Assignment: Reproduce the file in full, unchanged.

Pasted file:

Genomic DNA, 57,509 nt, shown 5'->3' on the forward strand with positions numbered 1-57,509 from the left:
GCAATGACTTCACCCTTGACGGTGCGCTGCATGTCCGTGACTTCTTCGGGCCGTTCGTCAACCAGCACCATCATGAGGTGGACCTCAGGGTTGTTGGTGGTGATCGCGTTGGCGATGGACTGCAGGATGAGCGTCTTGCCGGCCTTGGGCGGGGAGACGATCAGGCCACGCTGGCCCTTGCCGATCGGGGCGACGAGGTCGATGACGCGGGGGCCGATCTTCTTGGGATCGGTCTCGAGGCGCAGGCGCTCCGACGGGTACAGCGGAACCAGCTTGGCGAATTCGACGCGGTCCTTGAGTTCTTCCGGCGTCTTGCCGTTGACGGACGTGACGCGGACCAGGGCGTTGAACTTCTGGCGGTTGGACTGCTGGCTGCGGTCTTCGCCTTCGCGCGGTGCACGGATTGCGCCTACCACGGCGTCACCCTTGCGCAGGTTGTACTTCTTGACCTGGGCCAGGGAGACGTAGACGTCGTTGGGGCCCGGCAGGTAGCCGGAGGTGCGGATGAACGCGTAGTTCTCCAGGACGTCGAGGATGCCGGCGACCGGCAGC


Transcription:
Genomic DNA, 57,509 nt, shown 5'->3' on the forward strand with positions numbered 1-57,509 from the left:
GCAATGACTTCACCCTTGACGGTGCGCTGCATGTCCGTGACTTCTTCGGGCCGTTCGTCAACCAGCACCATCATGAGGTGGACCTCAGGGTTGTTGGTGGTGATCGCGTTGGCGATGGACTGCAGGATGAGCGTCTTGCCGGCCTTGGGCGGGGAGACGATCAGGCCACGCTGGCCCTTGCCGATCGGGGCGACGAGGTCGATGACGCGGGGGCCGATCTTCTTGGGATCGGTCTCGAGGCGCAGGCGCTCCGACGGGTACAGCGGAACCAGCTTGGCGAATTCGACGCGGTCCTTGAGTTCTTCCGGCGTCTTGCCGTTGACGGACGTGACGCGGACCAGGGCGTTGAACTTCTGGCGGTTGGACTGCTGGCTGCGGTCTTCGCCTTCGCGCGGTGCACGGATTGCGCCTACCACGGCGTCACCCTTGCGCAGGTTGTACTTCTTGACCTGGGCCAGGGAGACGTAGACGTCGTTGGGGCCCGGCAGGTAGCCGGAGGTGCGGATGAACGCGTAGTTCTCCAGGACGTCGAGGATGCCGGCGACCGGCAGC